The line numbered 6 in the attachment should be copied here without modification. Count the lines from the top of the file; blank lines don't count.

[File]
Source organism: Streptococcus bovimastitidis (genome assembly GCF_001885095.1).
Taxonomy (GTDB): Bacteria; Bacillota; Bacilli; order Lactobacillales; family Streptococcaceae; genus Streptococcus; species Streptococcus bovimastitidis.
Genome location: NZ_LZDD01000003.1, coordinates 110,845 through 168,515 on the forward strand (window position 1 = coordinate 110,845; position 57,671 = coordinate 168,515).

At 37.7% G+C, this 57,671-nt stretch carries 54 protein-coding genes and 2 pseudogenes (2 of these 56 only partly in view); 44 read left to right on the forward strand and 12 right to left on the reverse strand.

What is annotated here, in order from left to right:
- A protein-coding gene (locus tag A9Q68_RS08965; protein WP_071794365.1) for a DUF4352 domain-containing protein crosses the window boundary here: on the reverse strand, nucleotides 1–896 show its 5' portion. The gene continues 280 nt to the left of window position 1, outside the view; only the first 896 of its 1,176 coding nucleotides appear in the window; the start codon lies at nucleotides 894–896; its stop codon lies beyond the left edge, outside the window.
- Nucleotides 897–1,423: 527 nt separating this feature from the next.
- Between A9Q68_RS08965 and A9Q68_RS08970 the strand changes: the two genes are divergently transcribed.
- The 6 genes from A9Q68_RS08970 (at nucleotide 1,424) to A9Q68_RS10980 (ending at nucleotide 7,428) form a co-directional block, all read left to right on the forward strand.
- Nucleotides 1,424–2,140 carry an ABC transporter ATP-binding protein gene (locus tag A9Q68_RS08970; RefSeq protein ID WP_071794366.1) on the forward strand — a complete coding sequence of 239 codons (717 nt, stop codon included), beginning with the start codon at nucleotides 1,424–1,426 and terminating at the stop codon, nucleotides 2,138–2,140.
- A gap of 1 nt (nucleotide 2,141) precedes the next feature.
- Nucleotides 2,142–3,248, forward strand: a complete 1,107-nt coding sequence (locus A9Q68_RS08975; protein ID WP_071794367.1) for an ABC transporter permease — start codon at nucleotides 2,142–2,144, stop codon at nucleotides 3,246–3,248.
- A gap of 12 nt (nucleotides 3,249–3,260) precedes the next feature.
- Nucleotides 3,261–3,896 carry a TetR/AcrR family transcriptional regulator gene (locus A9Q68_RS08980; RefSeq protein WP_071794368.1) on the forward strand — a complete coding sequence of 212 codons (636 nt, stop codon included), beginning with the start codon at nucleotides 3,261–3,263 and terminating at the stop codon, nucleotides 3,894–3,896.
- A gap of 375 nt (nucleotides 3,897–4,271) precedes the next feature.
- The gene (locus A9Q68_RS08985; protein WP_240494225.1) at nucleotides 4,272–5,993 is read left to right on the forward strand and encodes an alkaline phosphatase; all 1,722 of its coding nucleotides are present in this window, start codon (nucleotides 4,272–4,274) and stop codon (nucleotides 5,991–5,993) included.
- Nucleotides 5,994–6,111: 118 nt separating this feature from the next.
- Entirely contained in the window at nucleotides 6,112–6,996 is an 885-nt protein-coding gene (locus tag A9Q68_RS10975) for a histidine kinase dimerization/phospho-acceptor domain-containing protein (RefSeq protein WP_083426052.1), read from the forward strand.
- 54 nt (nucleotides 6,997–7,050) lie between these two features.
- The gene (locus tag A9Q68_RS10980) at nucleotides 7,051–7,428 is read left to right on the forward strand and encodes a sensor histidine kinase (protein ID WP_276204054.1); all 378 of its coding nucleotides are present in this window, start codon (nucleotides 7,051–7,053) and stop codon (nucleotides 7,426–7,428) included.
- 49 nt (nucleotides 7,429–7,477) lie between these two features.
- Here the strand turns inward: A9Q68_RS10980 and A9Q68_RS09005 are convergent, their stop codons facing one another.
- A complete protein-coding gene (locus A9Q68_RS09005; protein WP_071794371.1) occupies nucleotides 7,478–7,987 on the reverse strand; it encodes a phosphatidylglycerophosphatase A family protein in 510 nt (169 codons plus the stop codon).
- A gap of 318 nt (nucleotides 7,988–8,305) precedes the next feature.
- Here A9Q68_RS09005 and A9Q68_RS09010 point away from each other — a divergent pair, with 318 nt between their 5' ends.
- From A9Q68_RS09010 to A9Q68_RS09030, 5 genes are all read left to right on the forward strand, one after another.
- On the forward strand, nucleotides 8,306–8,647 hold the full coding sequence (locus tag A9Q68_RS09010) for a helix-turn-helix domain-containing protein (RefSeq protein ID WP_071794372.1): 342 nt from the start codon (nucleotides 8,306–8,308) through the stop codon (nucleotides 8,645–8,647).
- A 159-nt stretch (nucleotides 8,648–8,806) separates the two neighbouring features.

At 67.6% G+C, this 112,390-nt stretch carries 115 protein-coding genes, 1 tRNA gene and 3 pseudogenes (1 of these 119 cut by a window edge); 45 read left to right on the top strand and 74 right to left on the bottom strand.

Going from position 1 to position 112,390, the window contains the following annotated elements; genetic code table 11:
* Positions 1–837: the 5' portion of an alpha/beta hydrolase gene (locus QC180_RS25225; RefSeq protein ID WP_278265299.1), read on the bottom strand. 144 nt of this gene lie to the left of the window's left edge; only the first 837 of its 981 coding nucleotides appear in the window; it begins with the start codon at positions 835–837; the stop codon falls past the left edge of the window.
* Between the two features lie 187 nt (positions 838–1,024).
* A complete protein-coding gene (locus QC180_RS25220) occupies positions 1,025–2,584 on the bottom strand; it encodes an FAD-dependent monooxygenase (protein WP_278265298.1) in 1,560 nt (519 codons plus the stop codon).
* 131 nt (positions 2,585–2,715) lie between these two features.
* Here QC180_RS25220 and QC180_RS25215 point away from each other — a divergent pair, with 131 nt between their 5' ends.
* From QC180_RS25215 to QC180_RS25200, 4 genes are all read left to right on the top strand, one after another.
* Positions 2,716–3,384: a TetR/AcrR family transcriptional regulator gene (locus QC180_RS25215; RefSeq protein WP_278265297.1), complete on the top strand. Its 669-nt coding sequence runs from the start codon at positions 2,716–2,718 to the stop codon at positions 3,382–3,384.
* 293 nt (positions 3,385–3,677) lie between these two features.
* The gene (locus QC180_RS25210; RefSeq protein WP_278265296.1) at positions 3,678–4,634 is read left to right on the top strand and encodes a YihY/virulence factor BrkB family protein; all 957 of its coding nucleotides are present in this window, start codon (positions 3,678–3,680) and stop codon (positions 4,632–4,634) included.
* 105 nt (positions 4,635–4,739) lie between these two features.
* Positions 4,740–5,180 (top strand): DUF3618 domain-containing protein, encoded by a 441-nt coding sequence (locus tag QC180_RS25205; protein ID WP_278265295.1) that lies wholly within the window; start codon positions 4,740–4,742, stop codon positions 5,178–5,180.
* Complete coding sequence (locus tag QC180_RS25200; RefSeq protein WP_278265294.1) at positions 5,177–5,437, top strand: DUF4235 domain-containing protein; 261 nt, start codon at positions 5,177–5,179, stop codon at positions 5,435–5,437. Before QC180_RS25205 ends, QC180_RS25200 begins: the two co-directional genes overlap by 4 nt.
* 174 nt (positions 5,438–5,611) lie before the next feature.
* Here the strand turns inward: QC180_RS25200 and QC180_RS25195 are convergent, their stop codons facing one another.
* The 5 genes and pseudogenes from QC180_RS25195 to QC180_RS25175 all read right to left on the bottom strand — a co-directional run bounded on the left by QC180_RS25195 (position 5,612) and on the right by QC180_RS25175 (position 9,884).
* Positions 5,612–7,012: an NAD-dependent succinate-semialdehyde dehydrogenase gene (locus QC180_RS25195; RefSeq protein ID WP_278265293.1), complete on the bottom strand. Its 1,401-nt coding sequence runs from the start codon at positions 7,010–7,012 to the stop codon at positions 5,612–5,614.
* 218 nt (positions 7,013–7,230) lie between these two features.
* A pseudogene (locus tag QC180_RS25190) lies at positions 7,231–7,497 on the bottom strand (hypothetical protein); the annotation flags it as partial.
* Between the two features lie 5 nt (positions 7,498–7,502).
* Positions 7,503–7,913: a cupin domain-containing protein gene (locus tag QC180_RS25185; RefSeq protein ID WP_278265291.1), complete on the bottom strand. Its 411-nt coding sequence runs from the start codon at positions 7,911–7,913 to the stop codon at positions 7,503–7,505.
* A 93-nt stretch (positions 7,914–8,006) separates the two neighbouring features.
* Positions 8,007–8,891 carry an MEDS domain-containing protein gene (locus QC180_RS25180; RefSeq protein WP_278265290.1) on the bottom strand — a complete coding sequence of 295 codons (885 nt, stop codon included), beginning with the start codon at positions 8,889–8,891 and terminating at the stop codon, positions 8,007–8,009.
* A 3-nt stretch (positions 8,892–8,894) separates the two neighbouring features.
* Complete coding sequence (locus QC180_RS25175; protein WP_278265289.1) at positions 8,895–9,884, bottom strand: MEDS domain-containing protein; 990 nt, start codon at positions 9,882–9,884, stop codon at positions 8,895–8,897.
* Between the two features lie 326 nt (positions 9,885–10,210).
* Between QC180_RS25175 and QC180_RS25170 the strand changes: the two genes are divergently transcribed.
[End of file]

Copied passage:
- A protein-coding gene (locus tag A9Q68_RS08965; protein WP_071794365.1) for a DUF4352 domain-containing protein crosses the window boundary here: on the reverse strand, nucleotides 1–896 show its 5' portion. The gene continues 280 nt to the left of window position 1, outside the view; only the first 896 of its 1,176 coding nucleotides appear in the window; the start codon lies at nucleotides 894–896; its stop codon lies beyond the left edge, outside the window.